Following Chesbrough’s definition of Open Innovation (ОI), it could be said that for firms the motivation for open innovation and the exchange of knowledge equally seems to be profit making[1]. Firms opt for the OI model based on a cost/benefit analysis they make beforehand. Depending on their specific business model, organizations might have different strategies on how to capture maximum value from the time, money and effort invested in an OI project. Specific motives could vary from cost cutting or expedition of time to market to innovation catalysis and market expansion. Thus, some entities may be interested in the ownership over the jointly developed technology, while others may focus only on receiving sufficient sub-licensing rights or even no rights at all. Traditional business strategy provides two methods of value capture – IP ownership or creative management of the value chain. Thus, even though on first sight a company does not appear to receive any direct financial returns from an OI initiative, it may pursue a more general and strategic goal, which will accrue revenue in the longer term (i.e. market expansion, boost of innovation in specific marketplace, etc.).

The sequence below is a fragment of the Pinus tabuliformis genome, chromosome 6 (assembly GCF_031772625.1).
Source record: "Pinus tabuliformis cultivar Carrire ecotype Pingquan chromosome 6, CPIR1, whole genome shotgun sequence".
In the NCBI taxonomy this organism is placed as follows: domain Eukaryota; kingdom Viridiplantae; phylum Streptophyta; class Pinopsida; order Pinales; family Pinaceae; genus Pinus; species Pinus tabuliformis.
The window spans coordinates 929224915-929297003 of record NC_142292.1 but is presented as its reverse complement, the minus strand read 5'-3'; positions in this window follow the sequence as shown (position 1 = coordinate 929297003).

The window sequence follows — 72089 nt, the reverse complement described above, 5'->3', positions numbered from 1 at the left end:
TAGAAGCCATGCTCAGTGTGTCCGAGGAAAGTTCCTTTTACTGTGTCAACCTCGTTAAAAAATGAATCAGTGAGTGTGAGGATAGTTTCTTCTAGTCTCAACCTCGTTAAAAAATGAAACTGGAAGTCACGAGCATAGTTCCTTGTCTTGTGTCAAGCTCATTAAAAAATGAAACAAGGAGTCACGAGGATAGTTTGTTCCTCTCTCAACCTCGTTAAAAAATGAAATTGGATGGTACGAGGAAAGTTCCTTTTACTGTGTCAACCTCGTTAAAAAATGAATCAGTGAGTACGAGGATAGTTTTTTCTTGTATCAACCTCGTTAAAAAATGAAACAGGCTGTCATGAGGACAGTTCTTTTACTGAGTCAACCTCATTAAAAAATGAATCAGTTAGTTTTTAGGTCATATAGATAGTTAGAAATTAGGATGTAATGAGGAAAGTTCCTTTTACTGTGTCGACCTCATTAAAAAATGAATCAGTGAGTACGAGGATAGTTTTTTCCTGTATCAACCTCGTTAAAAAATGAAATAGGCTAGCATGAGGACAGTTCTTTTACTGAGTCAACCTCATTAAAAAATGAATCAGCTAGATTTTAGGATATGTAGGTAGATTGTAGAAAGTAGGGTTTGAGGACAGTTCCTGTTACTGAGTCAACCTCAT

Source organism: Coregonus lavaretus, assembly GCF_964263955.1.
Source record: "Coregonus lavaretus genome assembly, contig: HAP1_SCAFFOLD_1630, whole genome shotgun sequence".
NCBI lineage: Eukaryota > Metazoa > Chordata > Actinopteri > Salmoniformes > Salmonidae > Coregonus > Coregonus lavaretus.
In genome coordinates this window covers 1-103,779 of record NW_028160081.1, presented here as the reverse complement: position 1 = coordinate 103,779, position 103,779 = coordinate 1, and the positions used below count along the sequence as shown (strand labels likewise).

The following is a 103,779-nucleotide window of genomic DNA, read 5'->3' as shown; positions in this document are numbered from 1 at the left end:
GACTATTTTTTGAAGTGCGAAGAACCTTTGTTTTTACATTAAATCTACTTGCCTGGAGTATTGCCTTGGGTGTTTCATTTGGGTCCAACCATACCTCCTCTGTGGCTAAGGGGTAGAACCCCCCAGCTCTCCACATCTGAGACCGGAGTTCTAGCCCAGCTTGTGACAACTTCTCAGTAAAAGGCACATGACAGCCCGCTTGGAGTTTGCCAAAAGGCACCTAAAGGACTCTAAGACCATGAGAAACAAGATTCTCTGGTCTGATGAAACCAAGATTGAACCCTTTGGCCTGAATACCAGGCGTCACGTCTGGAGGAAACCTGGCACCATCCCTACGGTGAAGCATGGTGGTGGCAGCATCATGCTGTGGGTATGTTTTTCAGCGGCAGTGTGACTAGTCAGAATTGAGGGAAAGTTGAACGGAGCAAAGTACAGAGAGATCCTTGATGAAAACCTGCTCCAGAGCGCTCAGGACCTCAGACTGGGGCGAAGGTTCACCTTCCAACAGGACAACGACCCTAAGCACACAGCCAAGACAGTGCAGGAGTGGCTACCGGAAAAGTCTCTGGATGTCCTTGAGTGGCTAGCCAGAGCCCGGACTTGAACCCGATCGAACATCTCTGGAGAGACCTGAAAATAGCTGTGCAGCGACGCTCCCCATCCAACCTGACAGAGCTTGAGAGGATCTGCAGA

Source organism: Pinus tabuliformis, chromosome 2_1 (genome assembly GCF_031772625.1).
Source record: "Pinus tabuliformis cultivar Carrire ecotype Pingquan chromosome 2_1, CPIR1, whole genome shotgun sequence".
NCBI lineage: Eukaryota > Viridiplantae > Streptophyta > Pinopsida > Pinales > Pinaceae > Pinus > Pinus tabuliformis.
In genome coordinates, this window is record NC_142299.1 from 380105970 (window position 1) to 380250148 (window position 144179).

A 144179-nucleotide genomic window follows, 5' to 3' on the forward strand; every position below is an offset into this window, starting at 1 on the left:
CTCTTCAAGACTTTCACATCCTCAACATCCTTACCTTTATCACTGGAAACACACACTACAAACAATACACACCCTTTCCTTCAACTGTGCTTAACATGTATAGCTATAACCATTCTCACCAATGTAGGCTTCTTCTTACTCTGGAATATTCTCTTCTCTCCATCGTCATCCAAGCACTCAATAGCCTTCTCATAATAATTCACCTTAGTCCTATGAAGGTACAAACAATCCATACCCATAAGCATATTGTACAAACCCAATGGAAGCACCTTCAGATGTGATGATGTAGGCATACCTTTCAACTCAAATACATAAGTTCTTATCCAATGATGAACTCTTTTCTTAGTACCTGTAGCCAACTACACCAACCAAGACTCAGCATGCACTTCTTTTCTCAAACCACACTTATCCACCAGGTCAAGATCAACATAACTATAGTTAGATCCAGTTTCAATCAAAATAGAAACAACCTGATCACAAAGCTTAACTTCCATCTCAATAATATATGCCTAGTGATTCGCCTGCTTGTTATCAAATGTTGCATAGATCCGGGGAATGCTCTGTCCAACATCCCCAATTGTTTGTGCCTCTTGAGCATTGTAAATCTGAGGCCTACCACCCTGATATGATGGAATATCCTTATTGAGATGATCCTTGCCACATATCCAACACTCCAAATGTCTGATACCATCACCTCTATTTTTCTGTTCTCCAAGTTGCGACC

[1] Van Overwalle G., Inventing inclusive patents: From old to new open innovation, Kritika: Essays on intellectual property, vol.1, p.206-277